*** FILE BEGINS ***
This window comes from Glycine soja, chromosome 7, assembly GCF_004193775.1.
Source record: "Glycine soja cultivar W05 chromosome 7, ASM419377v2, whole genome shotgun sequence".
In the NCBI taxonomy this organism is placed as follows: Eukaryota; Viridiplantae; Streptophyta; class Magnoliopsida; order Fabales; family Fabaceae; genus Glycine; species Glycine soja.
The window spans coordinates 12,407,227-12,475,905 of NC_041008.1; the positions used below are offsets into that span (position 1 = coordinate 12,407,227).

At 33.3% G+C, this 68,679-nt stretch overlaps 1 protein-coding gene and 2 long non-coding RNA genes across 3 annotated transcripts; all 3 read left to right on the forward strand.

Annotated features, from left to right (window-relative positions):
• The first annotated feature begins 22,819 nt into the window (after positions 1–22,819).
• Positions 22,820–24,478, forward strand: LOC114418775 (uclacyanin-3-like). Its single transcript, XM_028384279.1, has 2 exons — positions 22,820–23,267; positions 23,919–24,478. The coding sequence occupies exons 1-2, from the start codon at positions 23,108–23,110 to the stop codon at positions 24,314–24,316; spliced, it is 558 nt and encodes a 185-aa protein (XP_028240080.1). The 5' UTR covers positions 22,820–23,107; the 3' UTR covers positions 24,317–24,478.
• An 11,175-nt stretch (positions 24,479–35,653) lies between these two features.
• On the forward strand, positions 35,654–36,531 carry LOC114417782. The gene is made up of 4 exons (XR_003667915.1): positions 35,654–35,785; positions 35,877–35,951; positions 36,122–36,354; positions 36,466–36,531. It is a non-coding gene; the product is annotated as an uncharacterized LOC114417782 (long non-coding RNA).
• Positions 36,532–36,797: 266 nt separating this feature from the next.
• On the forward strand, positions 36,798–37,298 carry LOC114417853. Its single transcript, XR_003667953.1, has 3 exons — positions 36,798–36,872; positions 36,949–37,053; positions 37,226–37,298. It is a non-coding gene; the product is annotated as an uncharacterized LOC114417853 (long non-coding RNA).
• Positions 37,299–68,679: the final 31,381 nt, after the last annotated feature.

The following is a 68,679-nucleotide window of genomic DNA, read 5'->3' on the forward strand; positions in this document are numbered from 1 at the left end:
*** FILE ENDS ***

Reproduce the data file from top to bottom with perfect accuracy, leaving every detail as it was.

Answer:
This window comes from Glycine soja, chromosome 7, assembly GCF_004193775.1.
Source record: "Glycine soja cultivar W05 chromosome 7, ASM419377v2, whole genome shotgun sequence".
In the NCBI taxonomy this organism is placed as follows: Eukaryota; Viridiplantae; Streptophyta; class Magnoliopsida; order Fabales; family Fabaceae; genus Glycine; species Glycine soja.
The window spans coordinates 12,407,227-12,475,905 of NC_041008.1; the positions used below are offsets into that span (position 1 = coordinate 12,407,227).

At 33.3% G+C, this 68,679-nt stretch overlaps 1 protein-coding gene and 2 long non-coding RNA genes across 3 annotated transcripts; all 3 read left to right on the forward strand.

Annotated features, from left to right (window-relative positions):
• The first annotated feature begins 22,819 nt into the window (after positions 1–22,819).
• Positions 22,820–24,478, forward strand: LOC114418775 (uclacyanin-3-like). Its single transcript, XM_028384279.1, has 2 exons — positions 22,820–23,267; positions 23,919–24,478. The coding sequence occupies exons 1-2, from the start codon at positions 23,108–23,110 to the stop codon at positions 24,314–24,316; spliced, it is 558 nt and encodes a 185-aa protein (XP_028240080.1). The 5' UTR covers positions 22,820–23,107; the 3' UTR covers positions 24,317–24,478.
• An 11,175-nt stretch (positions 24,479–35,653) lies between these two features.
• On the forward strand, positions 35,654–36,531 carry LOC114417782. The gene is made up of 4 exons (XR_003667915.1): positions 35,654–35,785; positions 35,877–35,951; positions 36,122–36,354; positions 36,466–36,531. It is a non-coding gene; the product is annotated as an uncharacterized LOC114417782 (long non-coding RNA).
• Positions 36,532–36,797: 266 nt separating this feature from the next.
• On the forward strand, positions 36,798–37,298 carry LOC114417853. Its single transcript, XR_003667953.1, has 3 exons — positions 36,798–36,872; positions 36,949–37,053; positions 37,226–37,298. It is a non-coding gene; the product is annotated as an uncharacterized LOC114417853 (long non-coding RNA).
• Positions 37,299–68,679: the final 31,381 nt, after the last annotated feature.

The following is a 68,679-nucleotide window of genomic DNA, read 5'->3' on the forward strand; positions in this document are numbered from 1 at the left end: